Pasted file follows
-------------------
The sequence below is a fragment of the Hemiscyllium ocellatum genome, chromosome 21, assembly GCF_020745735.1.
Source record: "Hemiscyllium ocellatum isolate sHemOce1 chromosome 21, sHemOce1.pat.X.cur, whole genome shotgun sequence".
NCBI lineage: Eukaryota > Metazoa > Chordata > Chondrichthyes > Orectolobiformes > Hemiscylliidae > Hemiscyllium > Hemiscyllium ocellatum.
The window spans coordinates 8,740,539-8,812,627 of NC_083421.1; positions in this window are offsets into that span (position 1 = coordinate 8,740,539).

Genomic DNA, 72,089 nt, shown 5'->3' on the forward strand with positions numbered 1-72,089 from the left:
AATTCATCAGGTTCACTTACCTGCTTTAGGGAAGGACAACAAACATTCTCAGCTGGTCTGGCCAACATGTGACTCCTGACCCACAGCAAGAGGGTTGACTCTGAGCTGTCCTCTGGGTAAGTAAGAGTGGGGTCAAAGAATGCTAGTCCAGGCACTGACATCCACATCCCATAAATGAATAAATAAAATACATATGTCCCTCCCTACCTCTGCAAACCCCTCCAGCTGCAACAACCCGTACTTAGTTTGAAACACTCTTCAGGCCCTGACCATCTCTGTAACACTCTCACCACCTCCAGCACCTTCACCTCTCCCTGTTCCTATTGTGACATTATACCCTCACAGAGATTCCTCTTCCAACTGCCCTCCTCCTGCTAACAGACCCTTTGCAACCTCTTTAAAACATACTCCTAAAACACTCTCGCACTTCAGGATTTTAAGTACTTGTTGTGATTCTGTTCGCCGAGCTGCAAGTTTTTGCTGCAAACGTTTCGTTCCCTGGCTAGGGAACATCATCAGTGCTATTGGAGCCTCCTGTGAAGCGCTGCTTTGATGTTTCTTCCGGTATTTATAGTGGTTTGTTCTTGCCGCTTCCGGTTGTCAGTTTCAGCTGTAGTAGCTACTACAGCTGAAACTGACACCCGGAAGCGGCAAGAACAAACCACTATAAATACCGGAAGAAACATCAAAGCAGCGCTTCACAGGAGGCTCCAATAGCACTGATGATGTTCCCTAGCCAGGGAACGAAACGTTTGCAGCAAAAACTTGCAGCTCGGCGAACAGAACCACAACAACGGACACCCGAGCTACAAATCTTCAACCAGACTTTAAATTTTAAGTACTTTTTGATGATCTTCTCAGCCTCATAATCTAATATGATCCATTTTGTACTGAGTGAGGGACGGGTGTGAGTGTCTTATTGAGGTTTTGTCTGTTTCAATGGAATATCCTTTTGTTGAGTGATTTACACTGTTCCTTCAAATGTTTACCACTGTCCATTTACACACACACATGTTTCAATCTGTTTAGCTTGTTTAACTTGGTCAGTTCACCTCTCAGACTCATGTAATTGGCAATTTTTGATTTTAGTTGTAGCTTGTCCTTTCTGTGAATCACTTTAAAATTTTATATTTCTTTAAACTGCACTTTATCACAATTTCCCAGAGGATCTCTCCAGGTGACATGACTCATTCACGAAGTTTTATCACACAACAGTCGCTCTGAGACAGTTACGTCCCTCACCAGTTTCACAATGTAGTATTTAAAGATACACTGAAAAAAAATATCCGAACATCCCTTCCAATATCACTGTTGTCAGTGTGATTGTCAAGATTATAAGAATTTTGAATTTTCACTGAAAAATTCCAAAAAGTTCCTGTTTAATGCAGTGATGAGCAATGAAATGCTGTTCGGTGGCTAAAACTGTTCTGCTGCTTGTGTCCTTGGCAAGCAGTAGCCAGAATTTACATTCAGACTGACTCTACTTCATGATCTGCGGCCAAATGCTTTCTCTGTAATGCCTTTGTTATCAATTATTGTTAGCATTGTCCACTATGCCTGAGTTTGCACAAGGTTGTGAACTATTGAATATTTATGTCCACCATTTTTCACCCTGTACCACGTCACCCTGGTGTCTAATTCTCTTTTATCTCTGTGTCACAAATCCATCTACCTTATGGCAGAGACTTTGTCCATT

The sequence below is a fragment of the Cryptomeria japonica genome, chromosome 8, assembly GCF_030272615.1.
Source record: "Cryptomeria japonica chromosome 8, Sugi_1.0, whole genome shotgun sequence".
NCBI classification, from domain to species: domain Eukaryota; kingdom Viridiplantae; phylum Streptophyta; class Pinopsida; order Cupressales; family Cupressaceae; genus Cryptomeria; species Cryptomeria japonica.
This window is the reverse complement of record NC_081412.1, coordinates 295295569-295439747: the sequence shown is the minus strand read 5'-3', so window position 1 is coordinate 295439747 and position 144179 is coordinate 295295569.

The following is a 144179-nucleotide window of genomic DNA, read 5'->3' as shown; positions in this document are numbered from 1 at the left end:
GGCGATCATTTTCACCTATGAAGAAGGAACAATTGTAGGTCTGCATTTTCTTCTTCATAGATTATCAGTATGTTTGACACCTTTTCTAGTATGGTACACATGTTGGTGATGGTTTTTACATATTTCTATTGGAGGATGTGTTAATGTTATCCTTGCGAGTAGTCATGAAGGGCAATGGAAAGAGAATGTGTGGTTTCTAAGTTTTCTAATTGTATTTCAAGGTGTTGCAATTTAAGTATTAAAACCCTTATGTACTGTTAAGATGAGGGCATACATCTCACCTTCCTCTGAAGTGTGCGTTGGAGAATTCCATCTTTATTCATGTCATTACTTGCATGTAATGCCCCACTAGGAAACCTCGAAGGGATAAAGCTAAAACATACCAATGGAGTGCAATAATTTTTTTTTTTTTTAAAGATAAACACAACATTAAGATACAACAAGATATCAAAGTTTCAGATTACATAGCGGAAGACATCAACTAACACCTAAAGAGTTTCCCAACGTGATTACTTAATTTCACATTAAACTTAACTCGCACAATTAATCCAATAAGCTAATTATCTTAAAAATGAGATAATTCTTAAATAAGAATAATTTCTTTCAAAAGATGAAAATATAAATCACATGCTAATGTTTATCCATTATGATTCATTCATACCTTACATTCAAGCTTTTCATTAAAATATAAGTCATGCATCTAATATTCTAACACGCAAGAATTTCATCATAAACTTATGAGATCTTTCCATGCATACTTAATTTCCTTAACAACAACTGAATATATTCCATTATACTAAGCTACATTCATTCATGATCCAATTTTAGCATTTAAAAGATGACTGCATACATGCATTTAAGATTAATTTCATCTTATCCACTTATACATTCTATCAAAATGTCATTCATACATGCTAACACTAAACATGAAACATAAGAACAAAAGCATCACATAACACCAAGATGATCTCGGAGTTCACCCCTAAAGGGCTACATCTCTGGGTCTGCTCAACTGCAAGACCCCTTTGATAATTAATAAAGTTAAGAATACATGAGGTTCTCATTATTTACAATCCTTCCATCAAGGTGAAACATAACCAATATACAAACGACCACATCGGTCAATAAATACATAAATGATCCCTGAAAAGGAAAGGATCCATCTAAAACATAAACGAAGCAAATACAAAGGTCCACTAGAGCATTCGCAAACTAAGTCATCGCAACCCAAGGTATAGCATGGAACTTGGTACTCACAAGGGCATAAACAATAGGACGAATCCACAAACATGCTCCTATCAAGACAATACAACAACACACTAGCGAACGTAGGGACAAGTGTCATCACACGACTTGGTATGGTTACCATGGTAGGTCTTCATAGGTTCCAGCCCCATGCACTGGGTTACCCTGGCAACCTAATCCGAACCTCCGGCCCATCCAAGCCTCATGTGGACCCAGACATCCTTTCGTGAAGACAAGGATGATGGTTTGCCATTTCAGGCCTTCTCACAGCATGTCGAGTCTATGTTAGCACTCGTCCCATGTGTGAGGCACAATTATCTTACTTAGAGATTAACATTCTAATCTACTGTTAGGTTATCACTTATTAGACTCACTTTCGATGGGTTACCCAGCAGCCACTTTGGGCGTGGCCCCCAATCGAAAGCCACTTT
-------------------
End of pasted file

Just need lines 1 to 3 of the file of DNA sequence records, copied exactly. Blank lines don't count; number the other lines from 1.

The sequence below is a fragment of the Hemiscyllium ocellatum genome, chromosome 21, assembly GCF_020745735.1.
Source record: "Hemiscyllium ocellatum isolate sHemOce1 chromosome 21, sHemOce1.pat.X.cur, whole genome shotgun sequence".
NCBI lineage: Eukaryota > Metazoa > Chordata > Chondrichthyes > Orectolobiformes > Hemiscylliidae > Hemiscyllium > Hemiscyllium ocellatum.